Tuesday, July 17, 2012

Ibanez Slams Pesky Blue Jays

Those Pesky Blue Jays of Toronto came to town, and for 7 innings, it was tight.  Phil Hughes and Henderson Alvarez both pitched very well, and it was 2-2 going to the bottom of the 8th.

With one out, Alex Rodriguez singled to left.  He must've once again been hearing the comments about how he doesn't hit in the clutch.  A passed ball got him to 2nd.  Robinson Cano got him to 3rd with an infield single.  Mark Teixeira, needing only to get the ball out of the infield to get the potential winning run home, was prevented from doing so by getting hit with a pitch.

Still, bases loaded, only 1 out, you gotta like your chances.

Nick Swisher was up, and worked a full count... and took a called strike three, like he was Carlos Beltran.

That brought up Raul Ibanez, the 40-year-old left fielder who's subbed most of the year for Brett Gardner, whose injury rehab appears to have hit another snag.

Ibanez knocked it out of the park for a grand slam.

Howard Eskin, the afternoon host of Philadelphia's all-sports station WIP -- a man who is renowned for his massive ego and for being hated by everybody in the Delaware Valley, although that may just be part of his act -- was on Twitter, so I asked him, point-blank, Why did the Phillies get rid of him?

He answered.  Within a couple of minutes.  Gee, maybe Howard isn't so bad after all.  Anyway, he reminded me that the Phillies are in the National League, no designated hitter, and Raul's defense isn't exactly up to snuff.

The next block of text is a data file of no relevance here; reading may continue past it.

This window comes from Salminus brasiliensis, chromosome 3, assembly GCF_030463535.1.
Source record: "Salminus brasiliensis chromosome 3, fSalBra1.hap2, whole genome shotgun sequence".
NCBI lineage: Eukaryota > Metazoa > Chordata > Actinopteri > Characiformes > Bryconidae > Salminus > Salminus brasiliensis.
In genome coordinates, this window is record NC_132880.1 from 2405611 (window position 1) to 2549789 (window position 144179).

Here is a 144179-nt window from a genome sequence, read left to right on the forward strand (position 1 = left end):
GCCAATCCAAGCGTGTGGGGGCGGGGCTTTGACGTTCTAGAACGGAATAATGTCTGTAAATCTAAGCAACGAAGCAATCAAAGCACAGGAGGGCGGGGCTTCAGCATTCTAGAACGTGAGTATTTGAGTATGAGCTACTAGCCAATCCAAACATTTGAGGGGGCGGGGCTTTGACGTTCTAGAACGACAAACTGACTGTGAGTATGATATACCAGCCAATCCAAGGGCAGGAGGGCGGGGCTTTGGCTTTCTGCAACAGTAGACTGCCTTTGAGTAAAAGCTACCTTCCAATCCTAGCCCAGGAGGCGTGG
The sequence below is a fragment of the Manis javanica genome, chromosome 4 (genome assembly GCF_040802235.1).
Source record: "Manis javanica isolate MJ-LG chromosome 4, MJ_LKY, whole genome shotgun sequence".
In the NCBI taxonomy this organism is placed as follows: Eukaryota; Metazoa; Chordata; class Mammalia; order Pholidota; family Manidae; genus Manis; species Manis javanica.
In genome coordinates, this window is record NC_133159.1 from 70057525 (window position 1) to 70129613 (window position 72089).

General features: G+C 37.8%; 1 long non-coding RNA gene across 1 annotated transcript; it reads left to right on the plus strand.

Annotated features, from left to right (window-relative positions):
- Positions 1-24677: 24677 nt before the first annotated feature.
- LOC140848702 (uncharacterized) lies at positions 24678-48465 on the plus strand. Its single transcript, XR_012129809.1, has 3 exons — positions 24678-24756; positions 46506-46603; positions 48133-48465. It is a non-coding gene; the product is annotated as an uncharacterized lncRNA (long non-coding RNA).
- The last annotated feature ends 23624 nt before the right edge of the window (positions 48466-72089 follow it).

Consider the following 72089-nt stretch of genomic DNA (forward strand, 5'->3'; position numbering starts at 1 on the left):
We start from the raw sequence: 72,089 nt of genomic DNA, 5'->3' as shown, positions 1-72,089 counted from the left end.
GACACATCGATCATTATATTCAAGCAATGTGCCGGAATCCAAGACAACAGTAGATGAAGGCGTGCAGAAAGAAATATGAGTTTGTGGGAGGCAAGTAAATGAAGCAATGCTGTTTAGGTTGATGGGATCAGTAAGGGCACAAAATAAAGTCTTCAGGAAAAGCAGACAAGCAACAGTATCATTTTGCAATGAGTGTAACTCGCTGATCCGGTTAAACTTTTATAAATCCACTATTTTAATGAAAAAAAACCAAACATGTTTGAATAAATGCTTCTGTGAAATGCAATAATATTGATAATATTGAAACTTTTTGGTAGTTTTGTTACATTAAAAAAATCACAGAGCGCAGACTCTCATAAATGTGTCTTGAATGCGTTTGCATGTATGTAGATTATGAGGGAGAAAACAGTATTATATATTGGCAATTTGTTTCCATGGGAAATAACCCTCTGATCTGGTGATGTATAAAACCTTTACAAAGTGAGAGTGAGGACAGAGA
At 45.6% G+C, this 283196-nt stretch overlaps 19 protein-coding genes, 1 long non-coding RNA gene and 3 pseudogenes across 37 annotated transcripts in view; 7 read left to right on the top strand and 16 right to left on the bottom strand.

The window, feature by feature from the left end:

He's got a point.  Raul really isn't an NL player anymore.  But when he hits like this, who cares? The Phillies sure could use him now: Their streak of 5 straight NL Eastern Division titles, and 8 straight seasons of at least being in the Wild Card race, is in serious trouble.

The Jays got a run back in the 9th, but Rafael Soriano worked out of it.  Yankees 6, Blue Jays 3.  WP: David Robertson (1-3).  SV: Soriano (23).  LP: Aaron Loup (0-1).

Tonight, CC Sabathia returns from the Disabled List, and starts against Toronto's Brett Cecil.

The Yankees remain in 1st place in the American League East, and it's not even close: By 9 games over the Baltimore Orioles, 9 1/2 (10 in the loss column) over both the Boston Red Sox and the Tampa Bay Rays, and 10 1/2 (11 in the loss column) over the Jays.

Elimination numbers: Jays 62, Sox and Rays 63, O's 64.

Even with this loss by the Jays, every team in the AL East, and 11 of the AL's 14 teams, are .500 or better.  All 11 of those teams are still within 2 games of the 2nd of the AL's 2 Wild Card spots.  The only ones that aren't are the Kansas City Royals, the Seattle Mariners and the Minnesota Twins.

In contrast, the NL has 8 teams out of 16 that are no worse than within 3 games of the 2nd Wild Card, 3 others that are within 7 games, and 5 that are pretty much out of it.

Derek Jeter now has 3,203 career hits.  A-Rod has 2,863, putting him just 137 from 3,000.  He's not hitting home runs at the rate he used to, but he is getting hits, and I can live with that.  His home run on Sunday raised him to 643 for his career, 120 short of breaking the record dubiously held by Barry Bonds; and 1,933 RBIs, putting him 67 from 2,000 and 365 from a new all-time record.

1 comment:

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